How to Treat your Business Like Disney

By web gangsta | Published:

Diana Freeman is a blogger specializing in social media and other related topics.  I really like her stuff; if you have a chance to do so, bookmark her site.

She  recently returned from a Walt Disney World vacation and wrote an interesting piece entitled DISNEY: A MODEL OF SUCCESS FOR YOUR PRODUCT OR WEBSITE, where she analyzes all the things that Disney does well, and how you can apply those techniques to your own business or website.

Here are the high points of what she talks about, and my brief interpretation:

  • Be a great storyteller
    No matter what you’re trying to do, somebody has probably already done it. Your job is to offer your own perspective as to why your version is better.  Walt Disney then, and John Lasseter at Pixar today, always put story before everything.  Without a story, a Disney film is merely average at best.  But with a great story, a Disney or Pixar film transcends and becomes a classic that will be heralded for years to come.If you’re a fan of The Next Food Network Star, you should already be familiar with this mantra, as the network brass continually tell the contestants that the need to engage the audience by telling a story about what the food means to them. You’ll often hear Giada De Laurentiis telling stories about growing up in her grandmother’s kitchen and helping her cook family meals.  The story itself doesn’t lend itself to how to make spaghetti, but it draws the audience in and tells them why you’re making it. 
  • Have quality content
    People go to Walt Disney World, or watch The Lion King or Finding Nemo over and over again because it’s not just good, it’s the best it can be.  The Disney name is equated with quality family entertainment. As Walt famously said, “Quality will out.”.
  • Keep your customers happy
    Disney employees (cast members) go out of their way to ensure that every Disney guest has an incomparable experience, whether it be the housekeeping staff making bath towel animals in the Disney property hotels, to giving a young child an extra spin around on Dumbo as a surprise treat. I’ve seen front-of-line passes passed out for no reason at all, as well as spontaneous singing and dancing by cast members who are tasked to merely hold the crowd back before a parade starts.  Making people happy can be inexpensive, but the payoff can be great.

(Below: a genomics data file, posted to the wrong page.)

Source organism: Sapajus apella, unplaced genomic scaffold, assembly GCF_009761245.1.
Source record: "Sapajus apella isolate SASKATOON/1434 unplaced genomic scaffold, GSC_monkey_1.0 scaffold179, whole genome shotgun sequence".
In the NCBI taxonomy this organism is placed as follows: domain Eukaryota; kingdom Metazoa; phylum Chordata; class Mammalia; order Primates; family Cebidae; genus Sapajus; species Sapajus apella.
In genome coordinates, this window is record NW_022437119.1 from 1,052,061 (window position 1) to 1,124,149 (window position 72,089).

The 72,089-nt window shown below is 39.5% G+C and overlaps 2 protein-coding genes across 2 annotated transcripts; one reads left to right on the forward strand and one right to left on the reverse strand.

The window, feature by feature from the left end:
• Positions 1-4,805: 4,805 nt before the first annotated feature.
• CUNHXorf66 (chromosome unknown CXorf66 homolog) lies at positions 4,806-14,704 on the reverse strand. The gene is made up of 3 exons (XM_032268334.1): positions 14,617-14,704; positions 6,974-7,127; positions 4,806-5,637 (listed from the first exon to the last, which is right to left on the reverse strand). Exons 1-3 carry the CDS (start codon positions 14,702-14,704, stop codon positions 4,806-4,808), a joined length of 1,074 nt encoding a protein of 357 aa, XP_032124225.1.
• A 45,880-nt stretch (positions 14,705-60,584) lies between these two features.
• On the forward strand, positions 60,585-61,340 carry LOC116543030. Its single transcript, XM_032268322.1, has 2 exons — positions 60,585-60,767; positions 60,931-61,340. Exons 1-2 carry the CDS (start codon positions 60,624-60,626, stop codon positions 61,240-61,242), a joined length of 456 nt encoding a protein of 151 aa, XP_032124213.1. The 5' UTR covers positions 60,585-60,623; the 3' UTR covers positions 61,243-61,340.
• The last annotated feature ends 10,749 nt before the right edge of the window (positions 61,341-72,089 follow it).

• Be consistent
    McDonald’s restaurants is a model of success at this, in that every burger at every restaurant is expected to be the exact same no matter where you order it.  Disney is the same way, in that every show is going to be the same, high quality presentation that you expect. Disney, as McDonald’s, doesn’t want to offer any bad surprises to their customers (good surprises, on the other hand, are almost always welcome).
  • Mind the little details
    Walt Disney and the Imagineers designed the parks down to the tiniest detail. I’ve spent literally hours just on Main Street U.S.A. admiring the fine attention to the littlest things — because nothing was put in the parks without a reason for being there.  Most people consider Main Street U.S.A. as an obstacle to quickly reaching Space Mountain or the Haunted Mansion. But if those guests took the time to really, really experience Main Street U.S.A. and see how it was designed the way it was, they would have a new appreciation for how brilliant those Imagineers were.  For example, next time you stay at a Disney hotel, take a good look at the carpeting in the lobby or the bedspreads in the hotel rooms.  You’ll see tiny Mickey Mouse icons or figures hidden throughout the fabric.  Disney could have gone the less-expensive route and selected off-the-shelf furnishings, but they knew that if they added that little detail into the print, it would make their resorts a little more special. 
  • Leverage the newest platforms and technologies
    Walt Disney has a number of film-related patents to his name. He was the first to use sound in a cartoon.  First to use color. First to make a full-length animated film. The Disney parks were the first to use a steel coaster track, which has become commonplace at amusement parks today.  Disney stayed on top of the trends (and even set a few themselves), and it has paid off in spades for them.

Now that you’ve seen my summary, go read Diane’s article for her version and see what inspired her to write it in the first place.